One of these was the Marquis Conyngham, who used his influence with Queen Victoria to have the privileges of a Royal Yacht Club conferred in 1845. The Club flag was to be 'the Red Ensign with a crown in the centre of the Jack' and the Burgee was red with a white cross with a crown at the centre. This, of course, is the St. George’s Cross, and is quite possibly the reason why, in 1847, the Club became The Royal St. George’s Yacht Club, although this has never been established. It subsequently became the Royal St George Yacht Club; it is referred to by all who know it, as simply ‘the George’.
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The clubhouse was designed by Mulvany, a follower of Gandon, designer of the Custom House in Dublin, and he produced a beautiful miniature Palladian villa in the neo-classical style.
The builder was Masterson, who built many other beautiful houses in the neighbourhood, including Sorrento Terrace, Dalkey. Work was completed in 1843, but, incredibly, such was the growth in membership, that the clubhouse was already too small. Permission was granted by the Harbour Commissioners in 1845 for an extension of the original façade, which involved clever duplication of the existing Ionic portico with the erection of a linking colonnade between. The symmetry and classical grace of the clubhouse was thus preserved in the new building.
The George has a long tradition of racing and cruising, and members have, from the start, made their mark in home and international waters. In 1851, the Marquis Conyngham, Commodore, competed in his 218 ton yacht Constance in the Royal Yacht Squadron Regatta. An American yacht called America won the race! In 1893 William Jameson, of the eponymous distilling family, was asked by Edward, Prince of Wales, to be sailing master on his new yacht Britannia. He won 33 out of 43 starts in her first season.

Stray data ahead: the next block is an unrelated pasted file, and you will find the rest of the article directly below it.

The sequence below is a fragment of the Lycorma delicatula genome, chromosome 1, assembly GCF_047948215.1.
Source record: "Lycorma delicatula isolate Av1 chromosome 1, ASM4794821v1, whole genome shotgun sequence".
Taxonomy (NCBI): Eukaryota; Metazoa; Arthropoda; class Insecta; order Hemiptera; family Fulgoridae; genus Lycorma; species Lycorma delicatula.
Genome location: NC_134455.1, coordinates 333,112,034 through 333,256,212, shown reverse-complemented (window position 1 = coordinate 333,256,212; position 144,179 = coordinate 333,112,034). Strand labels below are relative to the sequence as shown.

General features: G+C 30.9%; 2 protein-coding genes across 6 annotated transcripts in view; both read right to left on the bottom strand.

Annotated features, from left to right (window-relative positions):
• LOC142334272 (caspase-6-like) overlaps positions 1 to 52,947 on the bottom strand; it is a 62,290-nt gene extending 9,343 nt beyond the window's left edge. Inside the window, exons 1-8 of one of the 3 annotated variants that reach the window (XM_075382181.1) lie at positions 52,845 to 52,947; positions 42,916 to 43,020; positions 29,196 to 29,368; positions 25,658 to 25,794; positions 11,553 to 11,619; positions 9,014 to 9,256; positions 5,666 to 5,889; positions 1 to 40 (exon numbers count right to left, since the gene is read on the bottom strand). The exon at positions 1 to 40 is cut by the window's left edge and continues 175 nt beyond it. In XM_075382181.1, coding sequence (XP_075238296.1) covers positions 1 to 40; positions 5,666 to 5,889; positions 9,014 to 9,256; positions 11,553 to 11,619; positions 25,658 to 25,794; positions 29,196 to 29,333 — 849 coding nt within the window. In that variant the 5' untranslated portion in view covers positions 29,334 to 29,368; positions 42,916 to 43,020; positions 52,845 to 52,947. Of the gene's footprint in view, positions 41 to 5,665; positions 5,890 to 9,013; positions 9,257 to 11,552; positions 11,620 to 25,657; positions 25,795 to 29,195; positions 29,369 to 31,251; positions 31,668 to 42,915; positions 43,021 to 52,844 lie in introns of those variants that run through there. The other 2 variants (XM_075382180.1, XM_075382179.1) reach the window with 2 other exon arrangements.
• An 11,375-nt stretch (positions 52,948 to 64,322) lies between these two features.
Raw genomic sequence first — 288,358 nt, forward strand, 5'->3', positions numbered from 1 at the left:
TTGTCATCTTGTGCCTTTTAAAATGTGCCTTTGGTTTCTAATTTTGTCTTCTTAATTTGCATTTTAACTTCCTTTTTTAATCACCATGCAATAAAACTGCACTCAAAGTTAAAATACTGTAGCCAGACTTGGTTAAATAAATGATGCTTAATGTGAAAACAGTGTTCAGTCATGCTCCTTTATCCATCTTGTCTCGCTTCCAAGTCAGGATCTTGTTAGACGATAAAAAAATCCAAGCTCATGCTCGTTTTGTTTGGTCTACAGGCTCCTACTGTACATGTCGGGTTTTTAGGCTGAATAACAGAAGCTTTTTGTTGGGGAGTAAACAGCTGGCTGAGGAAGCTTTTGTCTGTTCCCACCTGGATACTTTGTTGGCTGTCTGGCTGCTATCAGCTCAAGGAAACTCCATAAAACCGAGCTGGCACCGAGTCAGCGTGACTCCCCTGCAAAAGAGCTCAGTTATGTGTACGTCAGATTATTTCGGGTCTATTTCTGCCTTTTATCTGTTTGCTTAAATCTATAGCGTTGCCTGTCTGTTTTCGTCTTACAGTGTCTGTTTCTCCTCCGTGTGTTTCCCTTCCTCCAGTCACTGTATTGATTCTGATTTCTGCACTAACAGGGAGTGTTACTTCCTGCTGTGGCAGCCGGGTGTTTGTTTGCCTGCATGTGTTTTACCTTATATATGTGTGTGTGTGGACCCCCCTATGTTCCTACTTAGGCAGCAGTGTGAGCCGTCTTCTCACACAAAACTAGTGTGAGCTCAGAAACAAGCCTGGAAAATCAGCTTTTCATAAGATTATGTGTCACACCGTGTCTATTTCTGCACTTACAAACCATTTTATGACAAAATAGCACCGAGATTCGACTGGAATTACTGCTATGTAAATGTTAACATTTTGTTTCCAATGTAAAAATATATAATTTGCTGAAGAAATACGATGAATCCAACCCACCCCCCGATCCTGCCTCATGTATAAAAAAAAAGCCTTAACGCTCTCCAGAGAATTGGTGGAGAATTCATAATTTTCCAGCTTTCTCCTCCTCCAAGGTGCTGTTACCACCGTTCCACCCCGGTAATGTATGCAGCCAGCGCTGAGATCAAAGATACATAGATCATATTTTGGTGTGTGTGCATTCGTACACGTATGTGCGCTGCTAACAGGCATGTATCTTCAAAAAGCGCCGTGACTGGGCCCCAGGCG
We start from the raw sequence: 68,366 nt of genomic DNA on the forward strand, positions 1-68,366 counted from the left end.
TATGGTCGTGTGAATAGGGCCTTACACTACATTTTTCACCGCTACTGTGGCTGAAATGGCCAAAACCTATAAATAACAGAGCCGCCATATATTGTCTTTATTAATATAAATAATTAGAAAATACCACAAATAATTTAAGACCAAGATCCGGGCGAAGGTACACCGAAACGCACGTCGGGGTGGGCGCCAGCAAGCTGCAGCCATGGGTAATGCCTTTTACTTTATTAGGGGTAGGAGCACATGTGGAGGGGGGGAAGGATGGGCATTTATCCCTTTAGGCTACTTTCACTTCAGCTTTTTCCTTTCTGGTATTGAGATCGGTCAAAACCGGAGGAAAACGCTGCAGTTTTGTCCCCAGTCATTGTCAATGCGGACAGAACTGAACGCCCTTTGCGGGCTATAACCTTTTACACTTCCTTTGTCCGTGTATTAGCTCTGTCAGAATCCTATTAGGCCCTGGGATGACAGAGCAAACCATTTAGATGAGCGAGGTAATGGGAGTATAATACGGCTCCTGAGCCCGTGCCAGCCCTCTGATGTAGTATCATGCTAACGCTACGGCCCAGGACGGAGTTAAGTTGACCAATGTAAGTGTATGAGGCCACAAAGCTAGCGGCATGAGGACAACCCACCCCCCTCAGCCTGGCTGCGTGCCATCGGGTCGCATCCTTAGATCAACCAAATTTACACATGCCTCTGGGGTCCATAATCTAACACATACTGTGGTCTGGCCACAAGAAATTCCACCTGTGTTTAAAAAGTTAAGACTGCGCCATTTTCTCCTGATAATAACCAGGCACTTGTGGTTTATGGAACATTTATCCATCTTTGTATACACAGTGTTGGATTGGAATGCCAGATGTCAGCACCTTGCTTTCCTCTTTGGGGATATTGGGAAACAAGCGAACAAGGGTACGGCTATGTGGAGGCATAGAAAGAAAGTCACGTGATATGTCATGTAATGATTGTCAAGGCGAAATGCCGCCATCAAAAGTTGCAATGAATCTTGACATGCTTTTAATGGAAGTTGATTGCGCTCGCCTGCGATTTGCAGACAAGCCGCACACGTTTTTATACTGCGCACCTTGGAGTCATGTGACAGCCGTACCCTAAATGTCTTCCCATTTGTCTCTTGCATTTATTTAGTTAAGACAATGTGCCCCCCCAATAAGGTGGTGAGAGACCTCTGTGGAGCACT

In 1963 a major restoration project was undertaken to repair and update the Club’s facilities, and this attracted a large number of new members who were ultimately to pave the way for the later developments, including a much-envied multi-purpose club room, a state-of-the-art forecourt extension for dinghies and keelboats, and a fully-equipped dock.
2008 saw the culmination of five years of planning and building when the new sailing wing was opened for use. Consisting of a new junior room, racing office, committee room and administration office this area is joined to the older builing with a lovely light-filled atrium. Stylish and functional changing facilities for the ladies and upgraded male changerooms have increased the club’s capacity to accommodate larger numbers of sailors for world-class events. A refurbishment of the Clubroom further complimented this full-service sailing section and has elevated the Club’s status resulting in it being chosen to host the 2012 ISAF Youth World Championships.
(Details and image courtesy of the Royal St. George Yacht Club)
Royal St. George Yacht Club, Harbour Road, Dun Laoghaire, Co. Dublin, tel: +353 1 280 1811, fax: +353 1 280 9359